Description – A 2-in-1, autumn-maturing Brussels sprout producing well spaced, tasty round buttons with the added bonus of the sweet, cabbage like top which is delicious eaten as greens. Plants show good resistance to stem mildew, leaf spot and alternaria.
Sowing – Sow Brussels Sprout seed indoors from February. Alternatively direct sow outdoors from March into a well prepared seedbed, for transplanting to their final positions later on. Sow at a depth of 13mm (½”) and distance of 30cm (12″) between rows.Indoors, sow seed in 7.5cm (3″) pots or trays of free-draining, seed sowing compost and cover with a 6mm (¼”) layer of vermiculite. Place in a propagator or seal container inside a plastic bag at a temperature of 15C (60F) until germination which takes around 7 days. Once germinated, grow Brussels Sprouts on in cooler conditions until all risk of frost has passed and plants are large enough to be transplanted. Gradually acclimatise them to outdoor conditions over 7 – 10 days before planting Brussels Sprout plants outdoors in firm, rich fertile, well drained soil in full sun. Prepare the soil in advance in early spring by adding plenty of well rotted farmyard manure to the soil to improve its structure and fertility. Plant brassicas at a distance of 60cm (24″) apart and cover with a protective netting or fleece to prevent attack from birds and insects. Water the plants thoroughly after planting.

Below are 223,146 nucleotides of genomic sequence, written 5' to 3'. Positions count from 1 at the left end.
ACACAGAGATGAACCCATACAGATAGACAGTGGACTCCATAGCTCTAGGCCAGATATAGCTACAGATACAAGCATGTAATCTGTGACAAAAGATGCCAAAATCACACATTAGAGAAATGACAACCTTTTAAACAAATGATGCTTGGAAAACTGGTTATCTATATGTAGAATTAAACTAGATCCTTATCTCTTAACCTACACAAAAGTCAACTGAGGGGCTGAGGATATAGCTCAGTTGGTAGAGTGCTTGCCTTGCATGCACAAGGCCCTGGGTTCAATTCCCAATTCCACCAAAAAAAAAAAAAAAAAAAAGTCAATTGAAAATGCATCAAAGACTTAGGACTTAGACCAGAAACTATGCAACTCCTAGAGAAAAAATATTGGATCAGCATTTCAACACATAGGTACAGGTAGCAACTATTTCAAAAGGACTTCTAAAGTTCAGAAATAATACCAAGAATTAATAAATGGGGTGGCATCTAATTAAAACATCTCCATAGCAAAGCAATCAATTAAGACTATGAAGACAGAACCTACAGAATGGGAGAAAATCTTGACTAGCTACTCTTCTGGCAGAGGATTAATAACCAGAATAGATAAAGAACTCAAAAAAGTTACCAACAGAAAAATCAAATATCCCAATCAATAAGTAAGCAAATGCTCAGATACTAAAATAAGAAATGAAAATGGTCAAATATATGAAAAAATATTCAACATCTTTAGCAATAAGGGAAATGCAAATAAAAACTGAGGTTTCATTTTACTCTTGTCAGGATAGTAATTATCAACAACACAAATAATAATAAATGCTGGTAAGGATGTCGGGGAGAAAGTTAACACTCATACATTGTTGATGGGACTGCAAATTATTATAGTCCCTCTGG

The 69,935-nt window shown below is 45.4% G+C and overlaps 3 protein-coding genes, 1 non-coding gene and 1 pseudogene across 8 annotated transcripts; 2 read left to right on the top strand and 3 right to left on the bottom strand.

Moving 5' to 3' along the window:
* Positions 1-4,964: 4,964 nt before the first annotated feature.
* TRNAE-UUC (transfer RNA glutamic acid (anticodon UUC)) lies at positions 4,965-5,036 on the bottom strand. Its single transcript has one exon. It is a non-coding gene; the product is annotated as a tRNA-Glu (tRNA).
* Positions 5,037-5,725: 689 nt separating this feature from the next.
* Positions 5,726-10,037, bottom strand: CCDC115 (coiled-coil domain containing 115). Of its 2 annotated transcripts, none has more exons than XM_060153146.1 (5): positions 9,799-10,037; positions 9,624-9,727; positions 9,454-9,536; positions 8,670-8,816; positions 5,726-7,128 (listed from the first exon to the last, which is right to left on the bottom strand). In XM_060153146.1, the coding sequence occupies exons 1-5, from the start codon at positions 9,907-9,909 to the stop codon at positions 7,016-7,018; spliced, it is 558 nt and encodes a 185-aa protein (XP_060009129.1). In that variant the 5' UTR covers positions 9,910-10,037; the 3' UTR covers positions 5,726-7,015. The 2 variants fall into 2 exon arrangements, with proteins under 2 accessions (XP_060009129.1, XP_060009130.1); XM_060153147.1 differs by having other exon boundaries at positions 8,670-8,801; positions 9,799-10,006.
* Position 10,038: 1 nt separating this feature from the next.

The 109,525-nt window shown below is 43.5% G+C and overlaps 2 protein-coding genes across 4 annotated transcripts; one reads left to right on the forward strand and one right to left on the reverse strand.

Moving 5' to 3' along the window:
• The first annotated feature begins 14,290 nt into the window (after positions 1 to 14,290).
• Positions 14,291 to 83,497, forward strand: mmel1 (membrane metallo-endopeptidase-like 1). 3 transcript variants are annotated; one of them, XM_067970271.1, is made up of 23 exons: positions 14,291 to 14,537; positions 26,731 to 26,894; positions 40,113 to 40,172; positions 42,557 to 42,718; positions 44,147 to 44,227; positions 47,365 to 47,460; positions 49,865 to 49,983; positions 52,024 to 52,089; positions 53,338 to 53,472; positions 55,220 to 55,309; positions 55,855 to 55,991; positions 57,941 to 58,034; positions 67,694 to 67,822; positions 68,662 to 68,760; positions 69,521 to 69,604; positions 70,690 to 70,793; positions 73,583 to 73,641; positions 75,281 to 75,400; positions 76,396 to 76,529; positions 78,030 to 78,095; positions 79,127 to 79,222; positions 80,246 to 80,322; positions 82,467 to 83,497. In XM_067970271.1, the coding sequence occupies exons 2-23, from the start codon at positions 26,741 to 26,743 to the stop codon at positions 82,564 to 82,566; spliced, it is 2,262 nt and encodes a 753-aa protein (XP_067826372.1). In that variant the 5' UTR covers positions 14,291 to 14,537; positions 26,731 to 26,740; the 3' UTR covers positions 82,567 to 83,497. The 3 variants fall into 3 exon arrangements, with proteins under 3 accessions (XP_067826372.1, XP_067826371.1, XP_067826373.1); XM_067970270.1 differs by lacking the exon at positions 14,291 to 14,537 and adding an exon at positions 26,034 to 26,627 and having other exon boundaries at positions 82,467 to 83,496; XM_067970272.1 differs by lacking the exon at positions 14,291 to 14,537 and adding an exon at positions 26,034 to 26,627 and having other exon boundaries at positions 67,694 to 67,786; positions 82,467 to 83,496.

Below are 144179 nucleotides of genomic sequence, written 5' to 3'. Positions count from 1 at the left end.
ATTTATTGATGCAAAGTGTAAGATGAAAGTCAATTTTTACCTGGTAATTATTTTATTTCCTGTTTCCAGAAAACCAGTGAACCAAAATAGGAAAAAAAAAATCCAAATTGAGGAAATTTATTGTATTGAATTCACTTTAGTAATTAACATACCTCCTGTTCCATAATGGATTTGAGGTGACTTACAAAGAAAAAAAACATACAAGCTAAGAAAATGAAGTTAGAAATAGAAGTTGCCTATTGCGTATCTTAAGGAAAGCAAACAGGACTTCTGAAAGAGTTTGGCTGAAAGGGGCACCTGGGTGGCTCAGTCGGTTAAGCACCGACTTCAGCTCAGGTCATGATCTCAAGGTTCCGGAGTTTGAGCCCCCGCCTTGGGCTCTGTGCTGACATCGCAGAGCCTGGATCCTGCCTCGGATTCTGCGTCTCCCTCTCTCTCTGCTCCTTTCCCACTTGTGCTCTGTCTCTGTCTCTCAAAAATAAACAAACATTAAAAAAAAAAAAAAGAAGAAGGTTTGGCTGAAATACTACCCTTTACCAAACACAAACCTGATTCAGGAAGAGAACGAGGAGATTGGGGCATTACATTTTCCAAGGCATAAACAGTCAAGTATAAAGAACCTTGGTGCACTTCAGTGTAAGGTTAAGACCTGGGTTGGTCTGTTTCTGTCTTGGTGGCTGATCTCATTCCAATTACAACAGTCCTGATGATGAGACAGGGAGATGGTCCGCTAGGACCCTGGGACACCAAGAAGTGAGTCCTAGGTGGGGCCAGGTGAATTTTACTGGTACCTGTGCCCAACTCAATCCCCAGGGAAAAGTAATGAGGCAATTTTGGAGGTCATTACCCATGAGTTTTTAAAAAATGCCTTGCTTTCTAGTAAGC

Aftercare – Water Brussels sprouts regularly and do not allow them to dry out as this may impair their development. Hoe between plants regularly to prevent weeds from establishing and bring insect larvae to the surface. Remove any yellowed or diseased leaves as they occur. Brussels Sprouts can be harvested from October to December but their flavour will be improved if they are left exposed to the first frosts. Culinary note: Brussels sprouts are suitable for freezing.
Harvest – September to November